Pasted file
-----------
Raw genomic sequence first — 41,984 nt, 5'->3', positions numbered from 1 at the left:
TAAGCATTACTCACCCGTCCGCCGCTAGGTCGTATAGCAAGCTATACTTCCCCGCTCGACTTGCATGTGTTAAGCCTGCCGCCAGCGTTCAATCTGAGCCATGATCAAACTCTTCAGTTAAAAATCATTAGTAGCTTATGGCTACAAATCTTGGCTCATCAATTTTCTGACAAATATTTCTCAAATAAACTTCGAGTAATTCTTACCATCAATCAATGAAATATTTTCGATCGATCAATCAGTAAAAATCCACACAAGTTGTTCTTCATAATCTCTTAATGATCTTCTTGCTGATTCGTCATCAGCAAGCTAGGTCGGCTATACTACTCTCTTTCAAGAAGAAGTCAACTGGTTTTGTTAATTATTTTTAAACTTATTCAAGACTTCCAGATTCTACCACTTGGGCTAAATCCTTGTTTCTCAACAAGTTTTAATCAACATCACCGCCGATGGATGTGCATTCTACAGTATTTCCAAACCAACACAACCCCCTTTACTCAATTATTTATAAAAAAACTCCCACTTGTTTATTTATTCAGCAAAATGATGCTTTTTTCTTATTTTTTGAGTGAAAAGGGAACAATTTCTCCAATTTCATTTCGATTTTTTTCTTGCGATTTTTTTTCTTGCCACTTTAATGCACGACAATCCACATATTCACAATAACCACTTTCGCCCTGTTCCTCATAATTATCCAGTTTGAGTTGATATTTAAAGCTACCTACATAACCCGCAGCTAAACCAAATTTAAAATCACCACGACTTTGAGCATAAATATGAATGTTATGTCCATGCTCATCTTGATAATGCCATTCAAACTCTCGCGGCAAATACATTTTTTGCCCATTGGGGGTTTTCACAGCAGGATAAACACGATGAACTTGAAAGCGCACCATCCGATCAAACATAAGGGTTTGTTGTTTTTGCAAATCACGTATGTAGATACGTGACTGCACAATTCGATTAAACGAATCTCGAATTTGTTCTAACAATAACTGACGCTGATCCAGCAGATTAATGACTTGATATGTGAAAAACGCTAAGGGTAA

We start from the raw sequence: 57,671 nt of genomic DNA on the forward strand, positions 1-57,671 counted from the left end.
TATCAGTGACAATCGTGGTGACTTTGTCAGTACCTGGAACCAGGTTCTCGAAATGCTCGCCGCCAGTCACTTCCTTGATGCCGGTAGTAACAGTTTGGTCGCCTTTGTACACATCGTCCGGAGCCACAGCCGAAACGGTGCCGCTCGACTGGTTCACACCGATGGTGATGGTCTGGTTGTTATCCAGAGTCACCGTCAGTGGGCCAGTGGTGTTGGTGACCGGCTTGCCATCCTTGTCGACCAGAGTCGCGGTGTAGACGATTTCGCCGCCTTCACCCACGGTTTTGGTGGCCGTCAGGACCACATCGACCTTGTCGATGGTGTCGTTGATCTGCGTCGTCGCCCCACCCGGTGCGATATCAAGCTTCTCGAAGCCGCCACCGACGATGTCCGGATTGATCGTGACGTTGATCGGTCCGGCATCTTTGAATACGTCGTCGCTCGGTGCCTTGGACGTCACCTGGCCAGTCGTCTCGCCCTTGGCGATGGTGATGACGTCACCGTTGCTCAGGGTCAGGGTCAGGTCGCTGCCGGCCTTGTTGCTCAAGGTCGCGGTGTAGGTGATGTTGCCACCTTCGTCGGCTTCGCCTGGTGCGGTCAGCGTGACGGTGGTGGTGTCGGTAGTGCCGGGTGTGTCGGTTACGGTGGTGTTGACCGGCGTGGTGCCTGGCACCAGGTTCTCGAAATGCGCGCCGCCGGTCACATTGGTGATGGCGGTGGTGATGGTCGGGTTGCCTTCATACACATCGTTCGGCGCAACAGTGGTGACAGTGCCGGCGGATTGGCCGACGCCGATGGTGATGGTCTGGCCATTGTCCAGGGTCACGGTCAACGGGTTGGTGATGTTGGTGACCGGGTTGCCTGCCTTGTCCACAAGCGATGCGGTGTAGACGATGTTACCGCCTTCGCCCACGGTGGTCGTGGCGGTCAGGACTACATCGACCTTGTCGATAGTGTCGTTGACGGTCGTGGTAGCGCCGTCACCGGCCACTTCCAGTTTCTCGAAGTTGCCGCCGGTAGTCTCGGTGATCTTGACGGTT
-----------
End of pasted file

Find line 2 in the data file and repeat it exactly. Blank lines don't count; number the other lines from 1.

TAAGCATTACTCACCCGTCCGCCGCTAGGTCGTATAGCAAGCTATACTTCCCCGCTCGACTTGCATGTGTTAAGCCTGCCGCCAGCGTTCAATCTGAGCCATGATCAAACTCTTCAGTTAAAAATCATTAGTAGCTTATGGCTACAAATCTTGGCTCATCAATTTTCTGACAAATATTTCTCAAATAAACTTCGAGTAATTCTTACCATCAATCAATGAAATATTTTCGATCGATCAATCAGTAAAAATCCACACAAGTTGTTCTTCATAATCTCTTAATGATCTTCTTGCTGATTCGTCATCAGCAAGCTAGGTCGGCTATACTACTCTCTTTCAAGAAGAAGTCAACTGGTTTTGTTAATTATTTTTAAACTTATTCAAGACTTCCAGATTCTACCACTTGGGCTAAATCCTTGTTTCTCAACAAGTTTTAATCAACATCACCGCCGATGGATGTGCATTCTACAGTATTTCCAAACCAACACAACCCCCTTTACTCAATTATTTATAAAAAAACTCCCACTTGTTTATTTATTCAGCAAAATGATGCTTTTTTCTTATTTTTTGAGTGAAAAGGGAACAATTTCTCCAATTTCATTTCGATTTTTTTCTTGCGATTTTTTTTCTTGCCACTTTAATGCACGACAATCCACATATTCACAATAACCACTTTCGCCCTGTTCCTCATAATTATCCAGTTTGAGTTGATATTTAAAGCTACCTACATAACCCGCAGCTAAACCAAATTTAAAATCACCACGACTTTGAGCATAAATATGAATGTTATGTCCATGCTCATCTTGATAATGCCATTCAAACTCTCGCGGCAAATACATTTTTTGCCCATTGGGGGTTTTCACAGCAGGATAAACACGATGAACTTGAAAGCGCACCATCCGATCAAACATAAGGGTTTGTTGTTTTTGCAAATCACGTATGTAGATACGTGACTGCACAATTCGATTAAACGAATCTCGAATTTGTTCTAACAATAACTGACGCTGATCCAGCAGATTAATGACTTGATATGTGAAAAACGCTAAGGGTAA